We know what started the fires


On the 23rd of May, 1999, the Sydney Morning Herald ran the headline ‘Baby safe, but blaze kills girls’.

Hello, I’m Baby.

On the 21st of May a fire began in my family home in the Blue Mountains. The house burned to the ground. Almost all our possessions were lost. Our family was fractured in a way that simply cannot be articulated. Two of my sisters died. At two and four they were truly extraordinary children who I, in all reality, can never know. It feels strange and narcissistic to say that I miss them, but I do—I miss everything about them in the stories I’ve been told and the traces they have left on those around me. I miss the potential that they had and what they offered the world. I miss all that we could have been together. I miss the little girl who was the first person to hold me and said ‘this one’s mine’. I still feel that I am hers, that she is mine, that part of me is missing.

The coroner’s inquest found no answers to the question ‘what started the fire?’. That question has tormented me my entire life. Was it me? I was only a few weeks old, so was it a Butterfly Effect, me for them? Was it a gas valve, as speculated, albeit unfounded, by the papers? Was it the miniature of a bushfire, shrouded as we were by the forest and the Mountains? Was it some quiet, evil arsonist who’s vanished from history? My family are never going to get an answer and we have to live with that.

Fastforward to the 11th of November, 2019. Prime Minister Scott Morrison and NSW Premier Gladys Berejiklian (among others) are asking thousands of families just like mine not to ask that question—what’s different is that we already have the answer.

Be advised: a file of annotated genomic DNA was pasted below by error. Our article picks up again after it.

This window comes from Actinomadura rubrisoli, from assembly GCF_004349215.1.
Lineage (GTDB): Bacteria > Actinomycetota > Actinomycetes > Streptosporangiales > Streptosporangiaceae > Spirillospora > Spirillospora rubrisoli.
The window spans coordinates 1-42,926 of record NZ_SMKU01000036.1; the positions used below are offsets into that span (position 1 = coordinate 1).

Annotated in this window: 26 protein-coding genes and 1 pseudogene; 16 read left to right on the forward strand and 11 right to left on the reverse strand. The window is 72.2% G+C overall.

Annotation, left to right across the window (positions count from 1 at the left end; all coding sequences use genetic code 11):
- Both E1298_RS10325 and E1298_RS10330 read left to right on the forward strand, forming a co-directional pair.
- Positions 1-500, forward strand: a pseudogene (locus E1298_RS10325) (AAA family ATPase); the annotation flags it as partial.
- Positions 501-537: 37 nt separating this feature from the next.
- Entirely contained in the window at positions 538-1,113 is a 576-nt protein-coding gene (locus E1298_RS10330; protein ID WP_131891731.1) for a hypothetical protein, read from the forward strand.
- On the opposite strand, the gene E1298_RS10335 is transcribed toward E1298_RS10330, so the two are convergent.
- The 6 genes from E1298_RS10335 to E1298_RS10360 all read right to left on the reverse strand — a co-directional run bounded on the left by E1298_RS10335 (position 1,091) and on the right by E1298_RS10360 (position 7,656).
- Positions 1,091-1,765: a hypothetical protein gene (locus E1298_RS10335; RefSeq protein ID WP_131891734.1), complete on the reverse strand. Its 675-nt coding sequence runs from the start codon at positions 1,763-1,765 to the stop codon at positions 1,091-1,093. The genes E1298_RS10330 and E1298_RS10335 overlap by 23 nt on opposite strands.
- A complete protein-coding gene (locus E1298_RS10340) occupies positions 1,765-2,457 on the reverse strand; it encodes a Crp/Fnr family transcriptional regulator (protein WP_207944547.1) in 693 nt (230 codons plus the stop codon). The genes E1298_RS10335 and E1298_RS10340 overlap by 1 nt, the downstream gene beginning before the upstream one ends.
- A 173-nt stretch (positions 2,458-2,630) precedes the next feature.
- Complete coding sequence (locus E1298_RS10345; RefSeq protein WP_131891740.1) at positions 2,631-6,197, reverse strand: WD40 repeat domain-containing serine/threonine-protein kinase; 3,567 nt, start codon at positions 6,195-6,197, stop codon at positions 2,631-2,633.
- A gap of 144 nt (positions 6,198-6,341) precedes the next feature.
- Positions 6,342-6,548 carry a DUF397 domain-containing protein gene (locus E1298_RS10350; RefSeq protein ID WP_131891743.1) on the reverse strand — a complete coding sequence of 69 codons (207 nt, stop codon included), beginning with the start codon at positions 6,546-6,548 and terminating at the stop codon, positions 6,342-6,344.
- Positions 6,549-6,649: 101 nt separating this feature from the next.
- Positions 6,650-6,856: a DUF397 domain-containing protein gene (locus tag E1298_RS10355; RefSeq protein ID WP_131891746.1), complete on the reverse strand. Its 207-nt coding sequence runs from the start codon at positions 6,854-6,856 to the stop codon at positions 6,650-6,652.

Some groundwork:

  • Yes, Australia has always had fires. Various things contribute to this.
  • Yes, each individual, family and community deserves time, compassion, and peace as they grieve for their homes and their loved ones, without being expected to engage in politics or be in the public eye.
  • Yes, the utmost priority must be to save as many lives, houses and lands as possible.
  • Yes, the firefighters are doing an extraordinary job in unprecedented catastrophic fire conditions – no matter the losses, they are true heroes.

Hopefully, we all agree on the above. Similarly, we should all be able to agree that fires are getting more frequent, more severe, more widespread, and more widespread over the course of a year. ‘Fire season’ is no longer ‘Spring through Summer’, but ‘August through to February, but you know, being on alert all year round is safest, and revising and repeating your fire emergency plan every two months is what’s best, and does your two year old know stop-drop-roll yet, and there’s no place that’s safe when it comes down to it, and the principal didn’t say ‘Happy Holidays!’ she said ‘stay safe from the fires’, and sure it’s mid-winter, but what does that mean to a bushfire?’.